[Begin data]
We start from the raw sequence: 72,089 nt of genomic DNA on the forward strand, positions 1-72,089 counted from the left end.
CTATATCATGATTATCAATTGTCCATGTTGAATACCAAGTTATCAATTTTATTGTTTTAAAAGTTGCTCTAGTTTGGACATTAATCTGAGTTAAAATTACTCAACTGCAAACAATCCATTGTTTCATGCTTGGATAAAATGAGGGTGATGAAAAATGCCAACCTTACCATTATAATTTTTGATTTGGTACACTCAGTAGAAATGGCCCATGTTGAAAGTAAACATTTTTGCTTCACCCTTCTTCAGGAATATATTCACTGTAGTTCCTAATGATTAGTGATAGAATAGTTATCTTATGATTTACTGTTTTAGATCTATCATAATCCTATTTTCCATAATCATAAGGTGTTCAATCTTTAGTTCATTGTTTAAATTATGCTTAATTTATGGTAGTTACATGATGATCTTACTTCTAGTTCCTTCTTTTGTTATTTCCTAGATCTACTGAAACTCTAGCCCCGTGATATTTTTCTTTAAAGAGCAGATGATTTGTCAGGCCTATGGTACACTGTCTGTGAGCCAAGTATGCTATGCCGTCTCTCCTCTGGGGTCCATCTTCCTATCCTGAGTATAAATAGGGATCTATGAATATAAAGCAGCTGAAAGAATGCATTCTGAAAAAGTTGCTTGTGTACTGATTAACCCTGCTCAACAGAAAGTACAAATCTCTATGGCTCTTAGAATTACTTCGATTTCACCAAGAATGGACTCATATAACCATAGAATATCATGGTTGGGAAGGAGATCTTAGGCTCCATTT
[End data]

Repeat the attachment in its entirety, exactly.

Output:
We start from the raw sequence: 72,089 nt of genomic DNA on the forward strand, positions 1-72,089 counted from the left end.
CTATATCATGATTATCAATTGTCCATGTTGAATACCAAGTTATCAATTTTATTGTTTTAAAAGTTGCTCTAGTTTGGACATTAATCTGAGTTAAAATTACTCAACTGCAAACAATCCATTGTTTCATGCTTGGATAAAATGAGGGTGATGAAAAATGCCAACCTTACCATTATAATTTTTGATTTGGTACACTCAGTAGAAATGGCCCATGTTGAAAGTAAACATTTTTGCTTCACCCTTCTTCAGGAATATATTCACTGTAGTTCCTAATGATTAGTGATAGAATAGTTATCTTATGATTTACTGTTTTAGATCTATCATAATCCTATTTTCCATAATCATAAGGTGTTCAATCTTTAGTTCATTGTTTAAATTATGCTTAATTTATGGTAGTTACATGATGATCTTACTTCTAGTTCCTTCTTTTGTTATTTCCTAGATCTACTGAAACTCTAGCCCCGTGATATTTTTCTTTAAAGAGCAGATGATTTGTCAGGCCTATGGTACACTGTCTGTGAGCCAAGTATGCTATGCCGTCTCTCCTCTGGGGTCCATCTTCCTATCCTGAGTATAAATAGGGATCTATGAATATAAAGCAGCTGAAAGAATGCATTCTGAAAAAGTTGCTTGTGTACTGATTAACCCTGCTCAACAGAAAGTACAAATCTCTATGGCTCTTAGAATTACTTCGATTTCACCAAGAATGGACTCATATAACCATAGAATATCATGGTTGGGAAGGAGATCTTAGGCTCCATTT